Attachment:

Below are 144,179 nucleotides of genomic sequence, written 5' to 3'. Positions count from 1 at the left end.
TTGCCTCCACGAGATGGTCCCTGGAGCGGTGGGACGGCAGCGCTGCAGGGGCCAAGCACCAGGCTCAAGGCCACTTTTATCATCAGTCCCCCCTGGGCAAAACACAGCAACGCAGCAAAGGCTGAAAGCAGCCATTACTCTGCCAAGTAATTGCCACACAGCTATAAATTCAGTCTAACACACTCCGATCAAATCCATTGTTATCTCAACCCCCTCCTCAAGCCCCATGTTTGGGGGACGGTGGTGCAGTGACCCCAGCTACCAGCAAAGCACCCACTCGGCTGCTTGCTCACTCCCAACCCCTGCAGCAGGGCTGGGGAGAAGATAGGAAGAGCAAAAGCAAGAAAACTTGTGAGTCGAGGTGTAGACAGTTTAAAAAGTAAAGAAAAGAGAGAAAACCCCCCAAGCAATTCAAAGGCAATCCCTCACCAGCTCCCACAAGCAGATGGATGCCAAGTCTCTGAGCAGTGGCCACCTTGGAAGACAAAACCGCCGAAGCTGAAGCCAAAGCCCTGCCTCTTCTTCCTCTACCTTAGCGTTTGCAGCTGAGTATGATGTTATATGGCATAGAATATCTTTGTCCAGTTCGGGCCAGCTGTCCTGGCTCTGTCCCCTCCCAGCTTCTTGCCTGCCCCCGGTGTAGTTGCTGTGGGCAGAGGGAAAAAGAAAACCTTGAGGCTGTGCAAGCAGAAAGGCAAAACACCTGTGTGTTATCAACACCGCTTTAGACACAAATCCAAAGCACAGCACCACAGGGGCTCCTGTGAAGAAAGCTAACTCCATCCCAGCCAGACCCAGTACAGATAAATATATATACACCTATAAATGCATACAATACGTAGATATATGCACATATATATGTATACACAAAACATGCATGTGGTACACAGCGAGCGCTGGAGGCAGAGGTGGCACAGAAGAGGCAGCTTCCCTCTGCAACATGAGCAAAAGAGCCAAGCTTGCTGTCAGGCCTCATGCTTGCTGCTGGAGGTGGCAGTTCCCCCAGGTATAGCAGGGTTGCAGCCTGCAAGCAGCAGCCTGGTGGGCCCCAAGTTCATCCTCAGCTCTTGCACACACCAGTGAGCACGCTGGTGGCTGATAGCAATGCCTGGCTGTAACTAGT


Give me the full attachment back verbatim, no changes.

Below are 144,179 nucleotides of genomic sequence, written 5' to 3'. Positions count from 1 at the left end.
TTGCCTCCACGAGATGGTCCCTGGAGCGGTGGGACGGCAGCGCTGCAGGGGCCAAGCACCAGGCTCAAGGCCACTTTTATCATCAGTCCCCCCTGGGCAAAACACAGCAACGCAGCAAAGGCTGAAAGCAGCCATTACTCTGCCAAGTAATTGCCACACAGCTATAAATTCAGTCTAACACACTCCGATCAAATCCATTGTTATCTCAACCCCCTCCTCAAGCCCCATGTTTGGGGGACGGTGGTGCAGTGACCCCAGCTACCAGCAAAGCACCCACTCGGCTGCTTGCTCACTCCCAACCCCTGCAGCAGGGCTGGGGAGAAGATAGGAAGAGCAAAAGCAAGAAAACTTGTGAGTCGAGGTGTAGACAGTTTAAAAAGTAAAGAAAAGAGAGAAAACCCCCCAAGCAATTCAAAGGCAATCCCTCACCAGCTCCCACAAGCAGATGGATGCCAAGTCTCTGAGCAGTGGCCACCTTGGAAGACAAAACCGCCGAAGCTGAAGCCAAAGCCCTGCCTCTTCTTCCTCTACCTTAGCGTTTGCAGCTGAGTATGATGTTATATGGCATAGAATATCTTTGTCCAGTTCGGGCCAGCTGTCCTGGCTCTGTCCCCTCCCAGCTTCTTGCCTGCCCCCGGTGTAGTTGCTGTGGGCAGAGGGAAAAAGAAAACCTTGAGGCTGTGCAAGCAGAAAGGCAAAACACCTGTGTGTTATCAACACCGCTTTAGACACAAATCCAAAGCACAGCACCACAGGGGCTCCTGTGAAGAAAGCTAACTCCATCCCAGCCAGACCCAGTACAGATAAATATATATACACCTATAAATGCATACAATACGTAGATATATGCACATATATATGTATACACAAAACATGCATGTGGTACACAGCGAGCGCTGGAGGCAGAGGTGGCACAGAAGAGGCAGCTTCCCTCTGCAACATGAGCAAAAGAGCCAAGCTTGCTGTCAGGCCTCATGCTTGCTGCTGGAGGTGGCAGTTCCCCCAGGTATAGCAGGGTTGCAGCCTGCAAGCAGCAGCCTGGTGGGCCCCAAGTTCATCCTCAGCTCTTGCACACACCAGTGAGCACGCTGGTGGCTGATAGCAATGCCTGGCTGTAACTAGT